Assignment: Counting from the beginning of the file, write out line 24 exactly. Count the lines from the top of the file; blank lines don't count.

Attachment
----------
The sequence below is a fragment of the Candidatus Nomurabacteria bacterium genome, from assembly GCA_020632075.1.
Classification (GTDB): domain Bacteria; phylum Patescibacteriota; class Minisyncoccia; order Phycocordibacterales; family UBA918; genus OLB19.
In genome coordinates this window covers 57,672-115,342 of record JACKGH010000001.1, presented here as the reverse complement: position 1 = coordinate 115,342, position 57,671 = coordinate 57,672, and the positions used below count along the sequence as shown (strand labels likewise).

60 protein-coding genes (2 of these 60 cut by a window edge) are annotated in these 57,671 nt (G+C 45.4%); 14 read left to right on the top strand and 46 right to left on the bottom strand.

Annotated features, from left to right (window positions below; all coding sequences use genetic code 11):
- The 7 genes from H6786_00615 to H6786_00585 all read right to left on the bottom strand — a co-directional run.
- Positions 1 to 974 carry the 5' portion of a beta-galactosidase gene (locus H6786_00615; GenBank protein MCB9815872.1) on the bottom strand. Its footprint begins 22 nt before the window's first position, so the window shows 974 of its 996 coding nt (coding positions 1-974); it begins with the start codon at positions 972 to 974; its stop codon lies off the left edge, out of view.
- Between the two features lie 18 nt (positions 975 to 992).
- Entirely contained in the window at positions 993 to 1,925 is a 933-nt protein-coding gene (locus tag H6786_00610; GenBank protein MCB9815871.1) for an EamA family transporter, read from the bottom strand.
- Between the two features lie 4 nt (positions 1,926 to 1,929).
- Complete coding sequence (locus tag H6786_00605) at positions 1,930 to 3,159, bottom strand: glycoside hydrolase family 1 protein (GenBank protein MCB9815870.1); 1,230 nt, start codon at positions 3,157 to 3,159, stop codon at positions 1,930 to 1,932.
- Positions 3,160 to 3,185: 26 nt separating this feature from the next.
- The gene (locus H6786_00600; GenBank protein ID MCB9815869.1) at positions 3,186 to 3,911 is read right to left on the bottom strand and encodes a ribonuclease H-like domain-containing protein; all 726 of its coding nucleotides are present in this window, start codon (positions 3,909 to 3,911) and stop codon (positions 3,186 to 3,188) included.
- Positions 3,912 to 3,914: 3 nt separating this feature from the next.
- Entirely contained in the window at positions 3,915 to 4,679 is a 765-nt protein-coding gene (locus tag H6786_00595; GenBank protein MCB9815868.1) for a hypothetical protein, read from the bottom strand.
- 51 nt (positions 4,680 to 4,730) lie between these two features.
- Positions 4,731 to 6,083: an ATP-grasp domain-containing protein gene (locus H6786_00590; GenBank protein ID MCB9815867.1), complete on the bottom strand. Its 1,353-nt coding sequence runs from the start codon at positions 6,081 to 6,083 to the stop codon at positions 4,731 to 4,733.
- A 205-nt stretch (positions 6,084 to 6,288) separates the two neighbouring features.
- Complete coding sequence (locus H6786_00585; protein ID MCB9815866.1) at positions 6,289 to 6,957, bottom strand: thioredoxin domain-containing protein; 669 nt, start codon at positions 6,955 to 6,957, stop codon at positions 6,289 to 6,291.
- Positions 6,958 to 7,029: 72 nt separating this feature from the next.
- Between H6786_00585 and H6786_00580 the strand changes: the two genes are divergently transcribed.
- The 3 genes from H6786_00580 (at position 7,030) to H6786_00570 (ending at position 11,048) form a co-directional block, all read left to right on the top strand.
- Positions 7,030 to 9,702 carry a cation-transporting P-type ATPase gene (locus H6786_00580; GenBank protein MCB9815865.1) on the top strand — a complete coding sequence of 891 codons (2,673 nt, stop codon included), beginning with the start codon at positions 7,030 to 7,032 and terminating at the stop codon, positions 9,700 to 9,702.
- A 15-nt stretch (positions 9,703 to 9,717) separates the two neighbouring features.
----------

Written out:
- A 15-nt stretch (positions 9,703 to 9,717) separates the two neighbouring features.